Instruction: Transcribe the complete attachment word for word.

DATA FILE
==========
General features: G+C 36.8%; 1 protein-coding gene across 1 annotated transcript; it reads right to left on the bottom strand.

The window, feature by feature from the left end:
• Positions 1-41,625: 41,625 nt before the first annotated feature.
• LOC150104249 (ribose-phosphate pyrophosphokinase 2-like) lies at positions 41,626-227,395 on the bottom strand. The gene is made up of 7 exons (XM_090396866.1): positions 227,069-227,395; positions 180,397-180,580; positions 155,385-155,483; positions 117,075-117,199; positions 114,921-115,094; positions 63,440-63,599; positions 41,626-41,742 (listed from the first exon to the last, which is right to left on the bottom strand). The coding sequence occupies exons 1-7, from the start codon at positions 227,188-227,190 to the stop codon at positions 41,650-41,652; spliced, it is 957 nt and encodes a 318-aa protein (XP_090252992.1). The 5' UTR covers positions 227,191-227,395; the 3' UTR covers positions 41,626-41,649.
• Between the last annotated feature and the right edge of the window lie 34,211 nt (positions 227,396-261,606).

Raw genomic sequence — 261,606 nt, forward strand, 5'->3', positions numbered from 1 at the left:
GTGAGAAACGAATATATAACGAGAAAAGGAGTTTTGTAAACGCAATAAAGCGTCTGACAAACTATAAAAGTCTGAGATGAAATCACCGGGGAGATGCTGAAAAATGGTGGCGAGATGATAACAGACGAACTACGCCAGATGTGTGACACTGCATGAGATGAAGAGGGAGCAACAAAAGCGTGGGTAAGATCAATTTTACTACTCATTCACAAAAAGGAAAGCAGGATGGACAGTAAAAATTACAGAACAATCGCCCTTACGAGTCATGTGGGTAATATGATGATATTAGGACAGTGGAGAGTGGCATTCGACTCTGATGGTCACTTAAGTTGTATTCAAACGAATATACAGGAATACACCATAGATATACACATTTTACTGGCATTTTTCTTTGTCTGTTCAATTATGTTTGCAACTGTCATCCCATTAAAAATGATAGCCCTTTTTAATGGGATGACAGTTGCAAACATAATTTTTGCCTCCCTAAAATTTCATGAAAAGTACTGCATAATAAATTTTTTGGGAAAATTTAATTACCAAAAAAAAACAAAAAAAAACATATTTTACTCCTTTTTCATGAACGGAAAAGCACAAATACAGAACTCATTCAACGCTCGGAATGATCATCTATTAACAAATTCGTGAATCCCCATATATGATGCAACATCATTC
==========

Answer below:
General features: G+C 36.8%; 1 protein-coding gene across 1 annotated transcript; it reads right to left on the bottom strand.

The window, feature by feature from the left end:
• Positions 1-41,625: 41,625 nt before the first annotated feature.
• LOC150104249 (ribose-phosphate pyrophosphokinase 2-like) lies at positions 41,626-227,395 on the bottom strand. The gene is made up of 7 exons (XM_090396866.1): positions 227,069-227,395; positions 180,397-180,580; positions 155,385-155,483; positions 117,075-117,199; positions 114,921-115,094; positions 63,440-63,599; positions 41,626-41,742 (listed from the first exon to the last, which is right to left on the bottom strand). The coding sequence occupies exons 1-7, from the start codon at positions 227,188-227,190 to the stop codon at positions 41,650-41,652; spliced, it is 957 nt and encodes a 318-aa protein (XP_090252992.1). The 5' UTR covers positions 227,191-227,395; the 3' UTR covers positions 41,626-41,649.
• Between the last annotated feature and the right edge of the window lie 34,211 nt (positions 227,396-261,606).

Raw genomic sequence — 261,606 nt, forward strand, 5'->3', positions numbered from 1 at the left:
GTGAGAAACGAATATATAACGAGAAAAGGAGTTTTGTAAACGCAATAAAGCGTCTGACAAACTATAAAAGTCTGAGATGAAATCACCGGGGAGATGCTGAAAAATGGTGGCGAGATGATAACAGACGAACTACGCCAGATGTGTGACACTGCATGAGATGAAGAGGGAGCAACAAAAGCGTGGGTAAGATCAATTTTACTACTCATTCACAAAAAGGAAAGCAGGATGGACAGTAAAAATTACAGAACAATCGCCCTTACGAGTCATGTGGGTAATATGATGATATTAGGACAGTGGAGAGTGGCATTCGACTCTGATGGTCACTTAAGTTGTATTCAAACGAATATACAGGAATACACCATAGATATACACATTTTACTGGCATTTTTCTTTGTCTGTTCAATTATGTTTGCAACTGTCATCCCATTAAAAATGATAGCCCTTTTTAATGGGATGACAGTTGCAAACATAATTTTTGCCTCCCTAAAATTTCATGAAAAGTACTGCATAATAAATTTTTTGGGAAAATTTAATTACCAAAAAAAAACAAAAAAAAACATATTTTACTCCTTTTTCATGAACGGAAAAGCACAAATACAGAACTCATTCAACGCTCGGAATGATCATCTATTAACAAATTCGTGAATCCCCATATATGATGCAACATCATTC